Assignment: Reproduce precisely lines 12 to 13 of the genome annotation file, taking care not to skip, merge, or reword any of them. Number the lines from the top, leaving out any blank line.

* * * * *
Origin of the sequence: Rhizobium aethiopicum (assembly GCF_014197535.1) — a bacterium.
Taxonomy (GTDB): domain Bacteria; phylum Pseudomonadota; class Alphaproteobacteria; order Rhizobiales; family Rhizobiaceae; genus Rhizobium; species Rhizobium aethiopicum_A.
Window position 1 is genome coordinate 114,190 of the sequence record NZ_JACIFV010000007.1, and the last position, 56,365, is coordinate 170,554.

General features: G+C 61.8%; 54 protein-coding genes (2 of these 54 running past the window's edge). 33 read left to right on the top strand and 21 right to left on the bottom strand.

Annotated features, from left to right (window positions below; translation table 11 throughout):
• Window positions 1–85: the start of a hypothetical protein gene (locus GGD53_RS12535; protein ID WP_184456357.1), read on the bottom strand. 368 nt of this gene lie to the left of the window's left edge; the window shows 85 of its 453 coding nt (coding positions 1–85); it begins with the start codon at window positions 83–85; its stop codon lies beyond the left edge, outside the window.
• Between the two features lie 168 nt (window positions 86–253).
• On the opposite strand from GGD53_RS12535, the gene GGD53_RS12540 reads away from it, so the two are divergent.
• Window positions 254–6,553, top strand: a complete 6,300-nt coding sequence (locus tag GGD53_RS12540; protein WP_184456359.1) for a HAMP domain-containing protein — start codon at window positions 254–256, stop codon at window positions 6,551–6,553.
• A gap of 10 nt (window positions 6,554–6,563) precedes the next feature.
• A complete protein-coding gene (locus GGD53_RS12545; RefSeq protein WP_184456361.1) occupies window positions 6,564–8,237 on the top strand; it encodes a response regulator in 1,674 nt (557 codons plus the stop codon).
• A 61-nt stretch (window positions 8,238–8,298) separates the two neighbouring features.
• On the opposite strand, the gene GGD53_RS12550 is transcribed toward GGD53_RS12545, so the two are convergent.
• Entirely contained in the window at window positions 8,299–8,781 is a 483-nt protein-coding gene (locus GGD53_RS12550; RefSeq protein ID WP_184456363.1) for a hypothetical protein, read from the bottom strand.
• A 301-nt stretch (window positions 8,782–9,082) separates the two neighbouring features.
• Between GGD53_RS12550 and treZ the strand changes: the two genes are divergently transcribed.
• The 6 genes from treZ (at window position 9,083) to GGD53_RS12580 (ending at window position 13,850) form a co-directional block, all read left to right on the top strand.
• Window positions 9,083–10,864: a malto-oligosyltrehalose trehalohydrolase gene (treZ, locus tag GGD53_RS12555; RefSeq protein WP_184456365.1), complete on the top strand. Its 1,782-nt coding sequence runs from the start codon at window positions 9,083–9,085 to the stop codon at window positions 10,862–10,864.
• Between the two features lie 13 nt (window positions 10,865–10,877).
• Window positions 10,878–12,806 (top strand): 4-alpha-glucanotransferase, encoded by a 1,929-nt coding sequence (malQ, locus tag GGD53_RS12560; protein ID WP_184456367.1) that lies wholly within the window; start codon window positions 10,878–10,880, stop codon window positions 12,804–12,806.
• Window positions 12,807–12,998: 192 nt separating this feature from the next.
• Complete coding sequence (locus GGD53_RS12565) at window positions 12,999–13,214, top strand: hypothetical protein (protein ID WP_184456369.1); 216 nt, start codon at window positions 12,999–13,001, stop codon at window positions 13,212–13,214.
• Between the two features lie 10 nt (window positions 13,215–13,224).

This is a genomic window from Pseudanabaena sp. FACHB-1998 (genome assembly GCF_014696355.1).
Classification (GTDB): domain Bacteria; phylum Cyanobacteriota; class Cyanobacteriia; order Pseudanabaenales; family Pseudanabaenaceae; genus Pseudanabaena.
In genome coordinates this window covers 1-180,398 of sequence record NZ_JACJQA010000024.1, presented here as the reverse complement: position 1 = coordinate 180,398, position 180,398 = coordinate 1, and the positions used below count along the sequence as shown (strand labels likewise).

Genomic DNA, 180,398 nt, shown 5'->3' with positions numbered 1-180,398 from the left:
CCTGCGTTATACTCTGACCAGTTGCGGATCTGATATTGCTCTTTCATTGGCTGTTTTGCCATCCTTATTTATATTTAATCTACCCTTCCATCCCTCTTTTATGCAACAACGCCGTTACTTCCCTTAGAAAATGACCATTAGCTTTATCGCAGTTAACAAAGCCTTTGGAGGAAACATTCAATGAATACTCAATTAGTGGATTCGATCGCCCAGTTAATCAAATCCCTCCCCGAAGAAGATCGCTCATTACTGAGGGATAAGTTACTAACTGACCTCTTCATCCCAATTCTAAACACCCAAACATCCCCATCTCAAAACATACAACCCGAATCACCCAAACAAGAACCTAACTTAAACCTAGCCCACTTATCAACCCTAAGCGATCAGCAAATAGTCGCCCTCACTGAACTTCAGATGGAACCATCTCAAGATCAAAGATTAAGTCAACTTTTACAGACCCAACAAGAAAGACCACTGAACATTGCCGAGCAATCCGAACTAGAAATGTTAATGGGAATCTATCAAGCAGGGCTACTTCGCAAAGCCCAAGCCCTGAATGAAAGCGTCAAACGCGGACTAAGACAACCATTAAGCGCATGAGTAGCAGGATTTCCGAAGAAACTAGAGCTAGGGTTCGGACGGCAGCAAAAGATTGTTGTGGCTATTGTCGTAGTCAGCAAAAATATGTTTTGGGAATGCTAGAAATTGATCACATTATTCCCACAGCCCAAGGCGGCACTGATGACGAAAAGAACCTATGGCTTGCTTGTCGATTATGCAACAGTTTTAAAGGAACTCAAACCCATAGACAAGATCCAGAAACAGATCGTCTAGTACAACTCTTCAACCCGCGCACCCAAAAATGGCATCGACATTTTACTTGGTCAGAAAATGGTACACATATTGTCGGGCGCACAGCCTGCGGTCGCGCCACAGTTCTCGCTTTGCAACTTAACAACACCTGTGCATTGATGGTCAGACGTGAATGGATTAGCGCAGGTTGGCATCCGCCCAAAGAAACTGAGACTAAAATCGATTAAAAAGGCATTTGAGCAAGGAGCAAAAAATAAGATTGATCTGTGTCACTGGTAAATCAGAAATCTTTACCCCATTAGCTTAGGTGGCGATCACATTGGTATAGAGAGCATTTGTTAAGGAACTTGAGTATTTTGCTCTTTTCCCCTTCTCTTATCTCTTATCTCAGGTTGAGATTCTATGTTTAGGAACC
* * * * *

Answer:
• A 61-nt stretch (window positions 8,238–8,298) separates the two neighbouring features.
• On the opposite strand, the gene GGD53_RS12550 is transcribed toward GGD53_RS12545, so the two are convergent.